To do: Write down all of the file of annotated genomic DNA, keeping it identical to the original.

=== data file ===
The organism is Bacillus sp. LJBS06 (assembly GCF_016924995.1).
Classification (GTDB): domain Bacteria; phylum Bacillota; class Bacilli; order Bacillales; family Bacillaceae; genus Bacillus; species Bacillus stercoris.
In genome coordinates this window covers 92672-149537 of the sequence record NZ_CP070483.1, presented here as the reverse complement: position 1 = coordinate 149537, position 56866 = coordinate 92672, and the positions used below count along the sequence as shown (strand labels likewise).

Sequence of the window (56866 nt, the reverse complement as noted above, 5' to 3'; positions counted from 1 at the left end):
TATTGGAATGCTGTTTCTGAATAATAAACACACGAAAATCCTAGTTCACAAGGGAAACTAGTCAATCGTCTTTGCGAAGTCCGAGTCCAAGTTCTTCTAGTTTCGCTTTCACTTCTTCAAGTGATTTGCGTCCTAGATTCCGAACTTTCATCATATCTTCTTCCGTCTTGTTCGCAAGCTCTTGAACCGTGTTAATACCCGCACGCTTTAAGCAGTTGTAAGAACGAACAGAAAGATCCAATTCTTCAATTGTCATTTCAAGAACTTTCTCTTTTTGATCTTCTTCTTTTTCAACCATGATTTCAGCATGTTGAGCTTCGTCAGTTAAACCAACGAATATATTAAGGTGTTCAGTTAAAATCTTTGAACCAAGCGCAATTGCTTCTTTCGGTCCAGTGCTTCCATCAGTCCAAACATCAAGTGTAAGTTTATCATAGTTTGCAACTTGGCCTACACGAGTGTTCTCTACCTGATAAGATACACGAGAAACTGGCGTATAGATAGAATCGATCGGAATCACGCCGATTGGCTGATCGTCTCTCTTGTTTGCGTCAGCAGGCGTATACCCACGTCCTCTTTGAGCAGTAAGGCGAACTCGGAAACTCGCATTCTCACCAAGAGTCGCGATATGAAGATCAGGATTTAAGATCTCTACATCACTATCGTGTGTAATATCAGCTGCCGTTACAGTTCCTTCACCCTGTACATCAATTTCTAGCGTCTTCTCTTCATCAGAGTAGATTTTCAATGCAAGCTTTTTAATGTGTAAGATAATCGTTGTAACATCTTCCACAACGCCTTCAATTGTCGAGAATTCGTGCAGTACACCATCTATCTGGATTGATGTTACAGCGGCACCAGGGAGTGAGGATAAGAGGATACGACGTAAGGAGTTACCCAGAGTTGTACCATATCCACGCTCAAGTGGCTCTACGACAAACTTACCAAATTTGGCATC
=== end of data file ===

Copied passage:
The organism is Bacillus sp. LJBS06 (assembly GCF_016924995.1).
Classification (GTDB): domain Bacteria; phylum Bacillota; class Bacilli; order Bacillales; family Bacillaceae; genus Bacillus; species Bacillus stercoris.
In genome coordinates this window covers 92672-149537 of the sequence record NZ_CP070483.1, presented here as the reverse complement: position 1 = coordinate 149537, position 56866 = coordinate 92672, and the positions used below count along the sequence as shown (strand labels likewise).

Sequence of the window (56866 nt, the reverse complement as noted above, 5' to 3'; positions counted from 1 at the left end):
TATTGGAATGCTGTTTCTGAATAATAAACACACGAAAATCCTAGTTCACAAGGGAAACTAGTCAATCGTCTTTGCGAAGTCCGAGTCCAAGTTCTTCTAGTTTCGCTTTCACTTCTTCAAGTGATTTGCGTCCTAGATTCCGAACTTTCATCATATCTTCTTCCGTCTTGTTCGCAAGCTCTTGAACCGTGTTAATACCCGCACGCTTTAAGCAGTTGTAAGAACGAACAGAAAGATCCAATTCTTCAATTGTCATTTCAAGAACTTTCTCTTTTTGATCTTCTTCTTTTTCAACCATGATTTCAGCATGTTGAGCTTCGTCAGTTAAACCAACGAATATATTAAGGTGTTCAGTTAAAATCTTTGAACCAAGCGCAATTGCTTCTTTCGGTCCAGTGCTTCCATCAGTCCAAACATCAAGTGTAAGTTTATCATAGTTTGCAACTTGGCCTACACGAGTGTTCTCTACCTGATAAGATACACGAGAAACTGGCGTATAGATAGAATCGATCGGAATCACGCCGATTGGCTGATCGTCTCTCTTGTTTGCGTCAGCAGGCGTATACCCACGTCCTCTTTGAGCAGTAAGGCGAACTCGGAAACTCGCATTCTCACCAAGAGTCGCGATATGAAGATCAGGATTTAAGATCTCTACATCACTATCGTGTGTAATATCAGCTGCCGTTACAGTTCCTTCACCCTGTACATCAATTTCTAGCGTCTTCTCTTCATCAGAGTAGATTTTCAATGCAAGCTTTTTAATGTGTAAGATAATCGTTGTAACATCTTCCACAACGCCTTCAATTGTCGAGAATTCGTGCAGTACACCATCTATCTGGATTGATGTTACAGCGGCACCAGGGAGTGAGGATAAGAGGATACGACGTAAGGAGTTACCCAGAGTTGTACCATATCCACGCTCAAGTGGCTCTACGACAAACTTACCAAATTTGGCATC